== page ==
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Tuesday September 27 2022

Pashinyan muddles through at home and evades Samarkand

16 September 2022 18:03 (UTC+04:00)
Pashinyan muddles through at home and evades Samarkand

By Orkhan Amashov

The state of affairs in the Armenian Prime Minister’s backyard is unenviably tense, but one aspect is unmistakably clear: Yerevan will remain unmoved in its vindictiveness unless pressurised by Baku to act otherwise, and any semi-reasonable statement or move made by Pashinyan, revealing his inclination to move towards peace, will prompt an internal uproar, which he will find challenging to placate.

Admission and retraction

In his 14 September post-escalation statement to the National Assembly, the incumbent PM expressed his willingness to sign an undefined “paper”, which would guarantee for Armenia “a lasting peace and security across an area of 29.800 square kilometres”, even though by so doing, he would be vilified as a traitor, culminating in his being ignominiously turfed out of office. Again, he resorted to the old formula on the Karabakh subject, first enunciated in April, that “the status is not a goal, but a means to ensure the security and rights” of the Armenians in the region.

His admission, perceived by many to be tantamount to the possibility of Armenia recognising Azerbaijani territorial integrity, with Karabakh included, led to massive protests demanding his resignation, with some opposition MPs calling for an impeachment procedure to be pursued. Later, Pashinyan backtracked, claiming no document had been signed and he had not seen any draft agreement that he would sign, in an attempt to appease the malcontent.

The question arises as to what exactly that hypothetical document which Pashinyan expressed his willingness to sign is meant to entail. Will it be some sort of a pre-comprehensive deal declaration, establishing mutual recognition of the territorial integrities of both sides, stating an unequivocal position on Karabakh and denoting the fundamentals for a future interstate treaty with a wider remit? Or does Pashinyan mean some sort of an interim resolution, exclusively regulating the state border issues?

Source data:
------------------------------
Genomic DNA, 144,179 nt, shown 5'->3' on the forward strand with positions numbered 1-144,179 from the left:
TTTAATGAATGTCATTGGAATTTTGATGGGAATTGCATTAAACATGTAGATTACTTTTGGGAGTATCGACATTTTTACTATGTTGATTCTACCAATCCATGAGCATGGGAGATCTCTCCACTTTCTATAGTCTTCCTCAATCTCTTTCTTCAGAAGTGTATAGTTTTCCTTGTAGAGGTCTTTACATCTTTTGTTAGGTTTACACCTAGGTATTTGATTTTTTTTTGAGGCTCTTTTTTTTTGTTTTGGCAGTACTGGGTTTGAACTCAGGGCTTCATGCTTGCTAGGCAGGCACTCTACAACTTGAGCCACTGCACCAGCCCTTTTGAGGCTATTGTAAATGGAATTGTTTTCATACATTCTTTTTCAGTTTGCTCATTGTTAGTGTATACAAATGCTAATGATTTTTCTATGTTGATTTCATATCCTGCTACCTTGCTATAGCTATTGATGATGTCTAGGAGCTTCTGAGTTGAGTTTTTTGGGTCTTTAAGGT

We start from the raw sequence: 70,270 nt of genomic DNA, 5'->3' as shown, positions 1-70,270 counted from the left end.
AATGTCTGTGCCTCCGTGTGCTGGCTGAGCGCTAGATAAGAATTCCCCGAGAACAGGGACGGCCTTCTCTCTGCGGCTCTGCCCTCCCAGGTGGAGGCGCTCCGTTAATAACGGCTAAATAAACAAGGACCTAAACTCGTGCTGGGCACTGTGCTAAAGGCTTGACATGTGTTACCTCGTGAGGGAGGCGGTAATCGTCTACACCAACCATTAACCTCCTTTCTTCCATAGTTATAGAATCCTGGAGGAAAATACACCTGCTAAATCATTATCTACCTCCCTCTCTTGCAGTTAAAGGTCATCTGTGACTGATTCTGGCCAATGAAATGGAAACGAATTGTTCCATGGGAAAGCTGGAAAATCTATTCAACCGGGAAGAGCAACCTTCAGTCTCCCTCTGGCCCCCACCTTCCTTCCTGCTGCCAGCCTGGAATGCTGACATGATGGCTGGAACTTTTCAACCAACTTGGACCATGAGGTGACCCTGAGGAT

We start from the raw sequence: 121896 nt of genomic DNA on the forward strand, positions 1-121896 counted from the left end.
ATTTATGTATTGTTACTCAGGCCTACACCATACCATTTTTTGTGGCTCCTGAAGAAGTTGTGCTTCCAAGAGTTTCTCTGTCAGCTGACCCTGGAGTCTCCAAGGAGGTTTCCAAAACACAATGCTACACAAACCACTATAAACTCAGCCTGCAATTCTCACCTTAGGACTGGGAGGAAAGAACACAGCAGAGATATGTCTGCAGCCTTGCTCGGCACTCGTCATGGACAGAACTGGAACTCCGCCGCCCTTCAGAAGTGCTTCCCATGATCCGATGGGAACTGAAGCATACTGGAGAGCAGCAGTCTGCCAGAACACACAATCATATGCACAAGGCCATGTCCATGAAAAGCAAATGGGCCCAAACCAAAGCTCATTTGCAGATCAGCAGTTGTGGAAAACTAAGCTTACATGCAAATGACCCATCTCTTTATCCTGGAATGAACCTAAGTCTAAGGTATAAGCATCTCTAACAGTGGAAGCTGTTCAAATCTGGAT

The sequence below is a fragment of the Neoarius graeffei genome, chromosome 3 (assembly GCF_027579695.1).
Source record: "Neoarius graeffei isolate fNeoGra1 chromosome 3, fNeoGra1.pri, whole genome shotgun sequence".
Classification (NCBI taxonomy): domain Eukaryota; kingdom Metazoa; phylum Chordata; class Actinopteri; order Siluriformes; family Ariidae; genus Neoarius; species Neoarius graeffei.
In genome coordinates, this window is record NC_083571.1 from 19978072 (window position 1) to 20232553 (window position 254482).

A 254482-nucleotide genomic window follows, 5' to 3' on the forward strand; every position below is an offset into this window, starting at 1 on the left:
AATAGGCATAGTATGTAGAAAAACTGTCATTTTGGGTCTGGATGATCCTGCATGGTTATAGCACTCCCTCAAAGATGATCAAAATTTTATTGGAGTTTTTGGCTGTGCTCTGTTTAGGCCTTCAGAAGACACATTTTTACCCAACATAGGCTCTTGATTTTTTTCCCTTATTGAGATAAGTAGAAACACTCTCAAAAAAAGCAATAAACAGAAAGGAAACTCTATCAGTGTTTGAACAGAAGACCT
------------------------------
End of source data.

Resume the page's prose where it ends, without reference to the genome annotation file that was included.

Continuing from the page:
There is no clear answer to this question. It seems to be characteristic of Pashinyan to make one statement indicating his resolve for peace and then retrospectively add explanatory additions, altering the original meaning, when forced to deal with specific nuances by his unhappy populace. Dithering is easy to him, as he has been manifestly preoccupied with it hitherto.

The Samarkand summit of the Shanghai Cooperation Organisation (SCO) could have provided a platform for the Azerbaijani and Armenian leaders to discuss the recent situation, but with Pashinyan refusing to attend, this chance has been spurned.

Pashinyan’s fate

The Armenian leader’s predicament has now been considerably exacerbated, as a result of the deadly implications of the recent escalation, which cost lives on both sides, albeit considerably more deleterious for Armenia in terms of its military position alongside the border. Some may argue that if the current PM is chucked out of office as a consequence, it will also be on the conscience of Azerbaijan, whose mode of response was remorselessly swift and debilitating for the other side. British journalist Neil Watson commented: “For all his rhetoric and obstreperousness, Pashinyan is the Armenian leader that Azerbaijan needs. A cannier and more committed leader would never have been in this situation.”